The lack of education also means that parents using pumps haven’t been advised about safe infant feeding with pumped milk. There are multiple studies that find high levels of contamination of breastmilk collected by pumps. The points of contamination include the nipple, unwashed or improperly washed hands, and improper washing of pumps and bottles. At least one of these studies finds that the high levels of contamination in expressed (both by electric and/or manual pump) and stored milk is not suitable for very premature infants.
The reality of formula feeding
The lack of parental education on formula feeding also leaves gaps in knowledge that may be harming infants. A 2008 analysis of data collected by the Infant Feeding Practices Study (IFPS-II, a collaboration between the Food and Drug Administration and the Centers for Disease Control and Prevention) reveals a picture that I find disturbing: a majority of formula feeding parents receive no training on safe formula preparation and storage.
Official recommendations are to wash hands, bottles, and nipples before preparing formula, to use water heated to 70°C or higher to mix powdered formula and to discard formula left at room temperature after two hours. In the absence of step-by-step education on safely preparing, feeding, and storing formula, parents who use formula are making mistakes that increase the risk of illness.
The same IFPS-II study found that 55 percent of parents did not always wash their hands with soap prior to preparing formula, 32 percent didn’t wash bottle nipples prior to reuse, and 6 percent did not always discard formula left standing at room temperature after two hours. A separate study found that only 22 percent reported using warm enough water to reconstitute powdered formula, which helps prevent contamination.
Formula “stretching” or over-dilution of powdered formula while reconstituting is believed to be common but hardly studied, but there are reports of deaths and/or serious medical harm from this practice. A small 2012 study of food-insecure families visiting a Cincinnati clinic found that 15 percent of food-insecure families stretched formula. Over dilution of formula not only leads to inappropriate nutrition but also can cause a deadly condition called water poisoning. This is particularly concerning in light of the fact that WIC (the federal supplemental program for women, infants, and children) can be restrictive in how much formula they provide families, especially if they have shown an intention to breastfeed. This, of course, is a problem with food insecurity as much as it is lack of comprehensive information from healthcare providers.
The reality of complementary feeding/solid feeding
Gaps in infant feeding education for parents also impact how and when babies start solid foods—and the data suggest that there’s a significant disconnect between guidelines and practice, and that can lead to undesirable health outcomes in infants.
The push to exclusively breastfeed for the first six months is not only unrealistic for many parents, it is also no longer up to date. The latest evidence on introducing solids to infants advises the introduction of solids and all common allergens between the four to six-month window, as it seems to provide a protective benefit against developing allergies. The evidence for this protective benefit has led both the American Academy of Allergy and Immunology and the American Academy of Pediatricians to recommend introducing small amounts of allergenic solids in this window provided the baby is showing signs of readiness.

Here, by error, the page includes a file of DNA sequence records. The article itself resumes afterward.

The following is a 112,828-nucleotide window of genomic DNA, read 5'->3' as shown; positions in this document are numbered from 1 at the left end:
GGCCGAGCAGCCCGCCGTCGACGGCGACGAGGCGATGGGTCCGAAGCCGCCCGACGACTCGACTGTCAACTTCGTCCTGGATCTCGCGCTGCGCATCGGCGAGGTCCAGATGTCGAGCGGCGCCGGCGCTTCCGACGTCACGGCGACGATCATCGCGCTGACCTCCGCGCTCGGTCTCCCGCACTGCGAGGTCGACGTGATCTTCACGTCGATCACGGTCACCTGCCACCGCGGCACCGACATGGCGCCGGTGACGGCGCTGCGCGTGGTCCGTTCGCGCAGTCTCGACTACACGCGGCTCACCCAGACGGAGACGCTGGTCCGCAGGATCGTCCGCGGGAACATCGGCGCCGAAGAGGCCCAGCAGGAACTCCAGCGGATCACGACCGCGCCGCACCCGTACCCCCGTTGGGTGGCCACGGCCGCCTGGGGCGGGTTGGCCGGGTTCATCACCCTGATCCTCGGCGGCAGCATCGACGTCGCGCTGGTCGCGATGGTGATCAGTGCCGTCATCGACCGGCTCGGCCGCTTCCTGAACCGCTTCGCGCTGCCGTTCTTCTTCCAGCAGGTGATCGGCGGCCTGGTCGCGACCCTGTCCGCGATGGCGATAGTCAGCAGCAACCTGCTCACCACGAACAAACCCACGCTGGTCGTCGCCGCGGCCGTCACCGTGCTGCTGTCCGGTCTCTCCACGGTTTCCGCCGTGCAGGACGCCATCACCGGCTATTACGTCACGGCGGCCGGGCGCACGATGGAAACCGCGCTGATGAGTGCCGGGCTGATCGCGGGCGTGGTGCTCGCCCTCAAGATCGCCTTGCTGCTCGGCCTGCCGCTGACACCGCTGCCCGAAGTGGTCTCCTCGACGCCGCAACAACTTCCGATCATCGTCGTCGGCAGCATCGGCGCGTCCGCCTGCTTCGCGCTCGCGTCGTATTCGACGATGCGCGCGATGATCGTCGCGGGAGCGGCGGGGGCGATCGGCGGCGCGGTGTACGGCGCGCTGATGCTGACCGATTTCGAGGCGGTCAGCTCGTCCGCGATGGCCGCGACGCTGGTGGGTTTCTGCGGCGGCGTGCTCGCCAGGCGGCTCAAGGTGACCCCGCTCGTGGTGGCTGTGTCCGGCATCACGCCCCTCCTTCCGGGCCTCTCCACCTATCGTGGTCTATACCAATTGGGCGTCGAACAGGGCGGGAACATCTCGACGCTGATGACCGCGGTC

Solid food introduction entails just a few rules: infants under a year should never be given honey (due to botulism risk) or animal or plant milks (as it replaces the necessary nutrition from breastmilk and/or formula). Before four months, infants should receive nothing but breastmilk or safely-prepared formula— not even plain water, which can lead to water poisoning, hypernatremia, and inadequate nutrition. In addition, new foods should be introduced one-at-a-time in case of an allergic reaction; that way the allergenic food can be reliably identified. Complementary foods should not be offered before four months of age, because they displace the balance of nutrients found in breastmilk and formula that support a growing infant’s needs.
Despite widespread advice to avoid the too-early introduction of complementary foods, estimates suggest that 20 to 40 percent of US infants are introduced to solids before the four-month mark. One study found that about one-fourth of the mothers reported giving their newborns water at least three times per week. Another study analyzed data from a survey of infant feeding practices and found that 20 percent of mothers gave their baby juice before six months. More than half added salt to their infant’s food, which isn’t advised. All of these can have negative impacts on an infant’s short-term and long-term wellbeing.
Empowering Parents With Comprehensive Information
The “breast-is-best” environment frames formula feeding as risky but does not address common contraindicated feeding practices that have been documented in the scientific literature. Even though unclean hands, unsanitary bottles/pump parts, inadequate preparation and storage of milk, and early introduction of solids may not always cause illness, repeated exposures increase the probability of eventual harm.
Instead of framing formula as inherently harmful— which is patently untrue—healthcare providers should consider informing parents on how to mitigate the risks of all feeding choices. It makes sense for each family to know how to make safe infant feeding choices based on their dynamic circumstances.
If the goal of infant feeding policies is to ensure babies’ long and short term health, then infants deserve to be fed safely no matter the feeding choices parents make. That will require comprehensive, accessible guidance, even when plans to breastfeed exclusively change.
Breast pump safety and hygiene – https://www.cdc.gov/healthywater/hygiene/healthychildcare/infantfeeding/breastpump.html
Formula preparation, storage and handling – https://www.who.int/foodsafety/publications/micro/pif_guidelines.pdf
Complementary feeding – https://www.healthychildren.org/English/ages-stages/baby/feeding-nutrition/Pages/Starting-Solid-Foods.aspx
Ranjini (Rini) Ghosh is doing a PhD in Law and Public Policy at Northeastern University. Her dissertation focuses on infant feeding policies. She is a founding member of the Positive Inclusive Evidence-based Zone (PIEZ) family of Facebook groups which seeks to empower parents with scientific information on all aspects of parenting.